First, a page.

The missing evidence: a systematic review of patients’ experiences of adverse events in health care

January 27, 2016

Source:  International Journal for Quality in Healthcare 27/6 pp. 423-41

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Date of publication:  December 2015

Publication type:  Systematic review

In a nutshell:  Reviewers from Australia examined patients’ experiences of adverse events. Eight bibliographic databases were searched from January 2000 to February 2015 and 33 studies were included. The most common issues that patients identified with regard to their healthcare were medication errors and issues with communication and coordination of care. Those with higher income levels and education were more likely to report incidents. People said they felt distressed after adverse events and this was exacerbated by not receiving sufficient information about the causes.  The reviewers recommend that information about patients’ experience of adverse events must be routinely captured and utilized to develop effective, patient-centred and system-wide policies to minimise and manage AEs.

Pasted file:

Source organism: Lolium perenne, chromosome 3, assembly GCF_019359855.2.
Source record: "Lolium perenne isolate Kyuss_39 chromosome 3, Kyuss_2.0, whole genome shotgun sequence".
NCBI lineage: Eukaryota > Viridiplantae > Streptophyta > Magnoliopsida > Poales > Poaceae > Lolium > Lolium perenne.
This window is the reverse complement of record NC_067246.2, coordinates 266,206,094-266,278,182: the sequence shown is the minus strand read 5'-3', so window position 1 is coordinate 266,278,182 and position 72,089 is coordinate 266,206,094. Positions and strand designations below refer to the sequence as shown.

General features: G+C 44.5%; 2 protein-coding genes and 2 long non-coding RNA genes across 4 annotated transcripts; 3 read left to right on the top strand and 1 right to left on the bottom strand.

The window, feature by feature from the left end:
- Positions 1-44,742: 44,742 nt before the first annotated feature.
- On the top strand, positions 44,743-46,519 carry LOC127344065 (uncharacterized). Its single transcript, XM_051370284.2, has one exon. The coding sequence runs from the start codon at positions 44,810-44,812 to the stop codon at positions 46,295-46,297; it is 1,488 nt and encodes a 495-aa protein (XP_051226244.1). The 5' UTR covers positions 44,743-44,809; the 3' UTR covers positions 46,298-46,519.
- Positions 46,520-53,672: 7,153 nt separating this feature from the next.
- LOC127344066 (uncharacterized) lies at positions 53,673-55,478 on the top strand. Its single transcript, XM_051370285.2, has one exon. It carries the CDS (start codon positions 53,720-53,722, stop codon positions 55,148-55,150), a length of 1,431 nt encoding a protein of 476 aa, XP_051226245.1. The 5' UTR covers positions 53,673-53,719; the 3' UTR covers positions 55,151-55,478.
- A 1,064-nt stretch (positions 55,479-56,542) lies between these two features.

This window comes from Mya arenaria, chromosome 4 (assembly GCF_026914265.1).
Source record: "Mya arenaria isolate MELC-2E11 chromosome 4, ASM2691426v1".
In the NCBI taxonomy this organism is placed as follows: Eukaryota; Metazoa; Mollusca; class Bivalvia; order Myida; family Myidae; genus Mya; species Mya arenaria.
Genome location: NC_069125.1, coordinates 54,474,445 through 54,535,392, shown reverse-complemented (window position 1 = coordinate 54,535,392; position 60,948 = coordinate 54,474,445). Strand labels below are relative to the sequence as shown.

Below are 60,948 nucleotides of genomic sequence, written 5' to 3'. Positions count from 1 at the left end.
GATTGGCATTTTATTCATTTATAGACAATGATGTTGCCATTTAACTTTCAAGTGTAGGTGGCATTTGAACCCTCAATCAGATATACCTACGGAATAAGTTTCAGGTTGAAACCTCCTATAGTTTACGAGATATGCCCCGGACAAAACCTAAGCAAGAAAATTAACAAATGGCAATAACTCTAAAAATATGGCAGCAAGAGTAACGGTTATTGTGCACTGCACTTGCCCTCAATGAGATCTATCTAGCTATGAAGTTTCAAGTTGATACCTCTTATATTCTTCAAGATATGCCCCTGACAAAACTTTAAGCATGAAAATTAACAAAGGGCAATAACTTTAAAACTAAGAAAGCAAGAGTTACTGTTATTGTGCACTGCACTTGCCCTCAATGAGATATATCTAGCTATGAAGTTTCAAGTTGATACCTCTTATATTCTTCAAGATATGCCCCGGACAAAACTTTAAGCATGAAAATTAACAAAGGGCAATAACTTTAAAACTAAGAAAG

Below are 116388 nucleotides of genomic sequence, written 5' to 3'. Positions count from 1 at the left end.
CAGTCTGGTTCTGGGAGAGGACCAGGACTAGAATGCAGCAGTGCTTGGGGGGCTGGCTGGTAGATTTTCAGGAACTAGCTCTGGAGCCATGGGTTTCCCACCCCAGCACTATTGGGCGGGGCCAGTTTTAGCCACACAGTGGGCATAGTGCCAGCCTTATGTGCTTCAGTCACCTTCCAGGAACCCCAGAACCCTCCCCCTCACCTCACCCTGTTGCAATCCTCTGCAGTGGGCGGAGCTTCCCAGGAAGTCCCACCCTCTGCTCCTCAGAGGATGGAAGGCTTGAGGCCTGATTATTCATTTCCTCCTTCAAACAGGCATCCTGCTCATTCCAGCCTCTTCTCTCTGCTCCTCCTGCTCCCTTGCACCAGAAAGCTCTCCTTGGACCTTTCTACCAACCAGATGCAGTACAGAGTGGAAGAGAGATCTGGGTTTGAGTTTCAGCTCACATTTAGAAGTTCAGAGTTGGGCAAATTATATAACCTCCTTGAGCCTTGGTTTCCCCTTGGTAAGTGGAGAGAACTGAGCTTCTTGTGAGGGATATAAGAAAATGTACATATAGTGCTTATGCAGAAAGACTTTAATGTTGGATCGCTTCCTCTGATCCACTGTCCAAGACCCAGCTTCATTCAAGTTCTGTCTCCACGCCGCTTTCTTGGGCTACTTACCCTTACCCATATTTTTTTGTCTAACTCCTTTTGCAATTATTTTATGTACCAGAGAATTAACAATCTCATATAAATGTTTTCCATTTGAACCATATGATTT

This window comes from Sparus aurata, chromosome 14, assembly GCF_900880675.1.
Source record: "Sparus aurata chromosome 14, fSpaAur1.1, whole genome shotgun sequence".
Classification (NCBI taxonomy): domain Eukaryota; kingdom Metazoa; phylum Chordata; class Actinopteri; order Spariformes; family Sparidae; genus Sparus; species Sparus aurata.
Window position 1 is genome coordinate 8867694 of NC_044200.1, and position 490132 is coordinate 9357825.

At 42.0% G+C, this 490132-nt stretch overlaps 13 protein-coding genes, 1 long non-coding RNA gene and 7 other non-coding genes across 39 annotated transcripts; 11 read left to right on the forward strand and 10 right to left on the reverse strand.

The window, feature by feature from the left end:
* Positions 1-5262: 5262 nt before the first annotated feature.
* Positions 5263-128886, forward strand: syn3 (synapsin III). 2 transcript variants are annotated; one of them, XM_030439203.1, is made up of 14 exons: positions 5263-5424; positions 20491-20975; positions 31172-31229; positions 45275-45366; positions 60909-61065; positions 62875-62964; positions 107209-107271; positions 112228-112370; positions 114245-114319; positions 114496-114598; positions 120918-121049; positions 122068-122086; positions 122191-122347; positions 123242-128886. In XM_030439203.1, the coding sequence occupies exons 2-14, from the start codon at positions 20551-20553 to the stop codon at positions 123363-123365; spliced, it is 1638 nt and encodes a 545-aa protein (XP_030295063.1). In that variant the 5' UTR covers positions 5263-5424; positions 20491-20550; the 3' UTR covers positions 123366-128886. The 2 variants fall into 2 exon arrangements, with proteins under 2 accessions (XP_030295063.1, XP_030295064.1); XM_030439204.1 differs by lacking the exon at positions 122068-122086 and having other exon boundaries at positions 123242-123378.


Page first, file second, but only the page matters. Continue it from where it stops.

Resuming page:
Length of publication:  19 pages

Some important notes:  Please contact your local NHS Library for the full text of the article. Follow this link to find your local NHS Library

The effect of the SAFE or SORRY? programme on patient safety knowledge of nurses in hospitals and nursing homes

August 28, 2010

Source: International Journal of Nursing Studies 47(9) pp. 1117-1125

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Date of publication:  2010

Publication Type: Journal article

In a nutshell: In this article explains how an educational intervention improved hospital nurses’ knowledge on the prevention of pressure ulcers, falls and urinary tract infections.

Length of publication:  8 pages

Some important notes:  Please contact your local NHS Library for the full text of the article.  Follow this link to find your local NHS Library.

Acknowledgements: PUBMED